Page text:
Again, as to Mediatorship - two distinct thoughts are connected with it: one, of God dealing with a creature; and then three persons present -- God, the Mediator, and those mediated for. Something far beyond Mediatorship is opened in Galatians: God was in Christ - the Church also in Christ; there Mediatorship, but quite another thought. In connection with the mystery, God speaks to us of having died with Christ, being raised up together, and set together in heavenly places in him. Christ hiding me in the clefts of His side is something far beyond Jesus telling me, "I will undertake for you" -- "I will clear you." The blessed mystery leads my soul into different and deeper thoughts than even that one of the great Sacrifice for sin -- the just for the unjust, to bring us to God. It is the mystery of my oneness with Christ that brings me nearer in worship.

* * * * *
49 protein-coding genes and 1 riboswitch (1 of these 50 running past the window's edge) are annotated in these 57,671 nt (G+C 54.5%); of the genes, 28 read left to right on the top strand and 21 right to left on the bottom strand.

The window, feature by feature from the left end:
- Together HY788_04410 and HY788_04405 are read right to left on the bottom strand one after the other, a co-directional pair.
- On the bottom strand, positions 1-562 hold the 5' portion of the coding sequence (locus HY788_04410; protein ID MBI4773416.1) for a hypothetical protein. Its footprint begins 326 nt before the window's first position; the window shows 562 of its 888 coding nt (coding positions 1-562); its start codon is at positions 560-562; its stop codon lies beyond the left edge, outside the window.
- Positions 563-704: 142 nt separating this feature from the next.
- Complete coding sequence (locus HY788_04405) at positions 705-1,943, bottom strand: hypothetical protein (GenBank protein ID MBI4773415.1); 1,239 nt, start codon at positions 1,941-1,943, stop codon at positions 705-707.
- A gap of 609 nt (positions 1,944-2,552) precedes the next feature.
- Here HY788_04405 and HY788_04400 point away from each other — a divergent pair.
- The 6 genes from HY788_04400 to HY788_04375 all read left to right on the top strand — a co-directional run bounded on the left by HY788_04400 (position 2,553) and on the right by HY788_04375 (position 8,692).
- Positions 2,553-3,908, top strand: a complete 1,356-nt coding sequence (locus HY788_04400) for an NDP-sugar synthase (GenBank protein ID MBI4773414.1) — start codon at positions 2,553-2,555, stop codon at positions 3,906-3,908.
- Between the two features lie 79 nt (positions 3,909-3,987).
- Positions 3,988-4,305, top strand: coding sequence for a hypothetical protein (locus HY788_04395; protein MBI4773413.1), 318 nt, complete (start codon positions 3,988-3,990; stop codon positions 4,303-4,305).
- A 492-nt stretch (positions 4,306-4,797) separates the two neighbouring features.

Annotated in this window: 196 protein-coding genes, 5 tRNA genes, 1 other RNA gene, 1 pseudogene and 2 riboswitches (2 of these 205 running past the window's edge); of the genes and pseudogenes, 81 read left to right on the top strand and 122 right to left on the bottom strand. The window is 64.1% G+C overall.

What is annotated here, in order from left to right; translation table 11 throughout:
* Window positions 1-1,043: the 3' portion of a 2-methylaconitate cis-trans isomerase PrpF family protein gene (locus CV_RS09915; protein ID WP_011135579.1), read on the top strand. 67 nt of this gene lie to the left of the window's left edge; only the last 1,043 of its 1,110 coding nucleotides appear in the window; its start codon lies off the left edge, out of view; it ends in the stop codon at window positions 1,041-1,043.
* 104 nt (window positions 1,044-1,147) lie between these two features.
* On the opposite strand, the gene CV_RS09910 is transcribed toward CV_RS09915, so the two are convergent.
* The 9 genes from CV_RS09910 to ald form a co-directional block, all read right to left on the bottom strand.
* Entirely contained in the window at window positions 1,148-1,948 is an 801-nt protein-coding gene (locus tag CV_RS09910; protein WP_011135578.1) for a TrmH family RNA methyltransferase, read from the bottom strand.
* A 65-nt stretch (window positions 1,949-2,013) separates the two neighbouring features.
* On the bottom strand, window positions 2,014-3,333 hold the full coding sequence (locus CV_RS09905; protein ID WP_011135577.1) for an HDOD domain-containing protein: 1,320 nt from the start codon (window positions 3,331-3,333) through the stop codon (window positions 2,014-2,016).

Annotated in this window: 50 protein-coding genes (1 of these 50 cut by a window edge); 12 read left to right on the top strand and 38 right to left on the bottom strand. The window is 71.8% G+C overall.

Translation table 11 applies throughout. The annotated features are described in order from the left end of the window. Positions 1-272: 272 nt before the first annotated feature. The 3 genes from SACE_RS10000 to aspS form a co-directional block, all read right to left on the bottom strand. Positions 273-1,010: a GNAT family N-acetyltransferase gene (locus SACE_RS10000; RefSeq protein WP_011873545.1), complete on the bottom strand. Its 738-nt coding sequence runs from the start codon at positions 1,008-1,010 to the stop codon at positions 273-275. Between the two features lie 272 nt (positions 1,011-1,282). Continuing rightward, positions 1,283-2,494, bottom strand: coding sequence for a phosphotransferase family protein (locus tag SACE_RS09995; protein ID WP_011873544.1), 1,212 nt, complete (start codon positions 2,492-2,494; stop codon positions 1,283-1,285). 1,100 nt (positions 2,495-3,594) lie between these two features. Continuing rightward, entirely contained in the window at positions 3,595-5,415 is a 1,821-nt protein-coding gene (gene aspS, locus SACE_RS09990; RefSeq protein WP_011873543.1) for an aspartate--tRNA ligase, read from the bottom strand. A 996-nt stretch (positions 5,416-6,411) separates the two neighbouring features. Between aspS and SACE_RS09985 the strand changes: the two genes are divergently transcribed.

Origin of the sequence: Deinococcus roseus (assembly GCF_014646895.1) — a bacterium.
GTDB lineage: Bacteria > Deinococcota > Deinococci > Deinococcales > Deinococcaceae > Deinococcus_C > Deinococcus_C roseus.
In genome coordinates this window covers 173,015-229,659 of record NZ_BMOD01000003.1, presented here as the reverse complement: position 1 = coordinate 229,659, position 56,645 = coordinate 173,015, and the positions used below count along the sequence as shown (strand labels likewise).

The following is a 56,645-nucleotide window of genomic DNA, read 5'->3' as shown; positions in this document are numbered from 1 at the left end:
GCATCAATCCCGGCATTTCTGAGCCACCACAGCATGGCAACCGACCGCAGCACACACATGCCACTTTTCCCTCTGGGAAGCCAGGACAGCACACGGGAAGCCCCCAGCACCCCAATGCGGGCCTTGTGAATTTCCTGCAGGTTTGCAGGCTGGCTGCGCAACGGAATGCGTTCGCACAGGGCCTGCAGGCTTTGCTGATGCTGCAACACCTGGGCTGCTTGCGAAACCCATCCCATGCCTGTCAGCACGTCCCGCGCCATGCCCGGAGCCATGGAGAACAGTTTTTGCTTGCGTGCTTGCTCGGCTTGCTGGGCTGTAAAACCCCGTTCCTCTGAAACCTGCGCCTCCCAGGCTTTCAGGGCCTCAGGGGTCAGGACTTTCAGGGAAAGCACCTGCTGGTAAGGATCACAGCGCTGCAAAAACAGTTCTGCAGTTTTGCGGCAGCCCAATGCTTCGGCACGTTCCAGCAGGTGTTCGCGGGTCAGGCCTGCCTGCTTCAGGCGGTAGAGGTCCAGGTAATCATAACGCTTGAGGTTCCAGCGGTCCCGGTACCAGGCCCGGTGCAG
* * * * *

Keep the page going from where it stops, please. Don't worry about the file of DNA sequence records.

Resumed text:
Again. Jesus being made unto us wisdom, and righteousness, and sanctification, and redemption, is very blessed; but still more blessed is the weird, "accepted in the beloved." Christ as the mystery in whom the Church is hidden, presents our case as a very different one from His Mediatorship for the Church. In the one, I see myself as a creature; in the other, the former, as a child. You must get into the mystery; otherwise you have no full liberty, nor full establishment. (Rom. 16: 25.) Without the saints understand the real vital union between Christ and the Church, they cannot enter into their full privilege of liberty and blessing.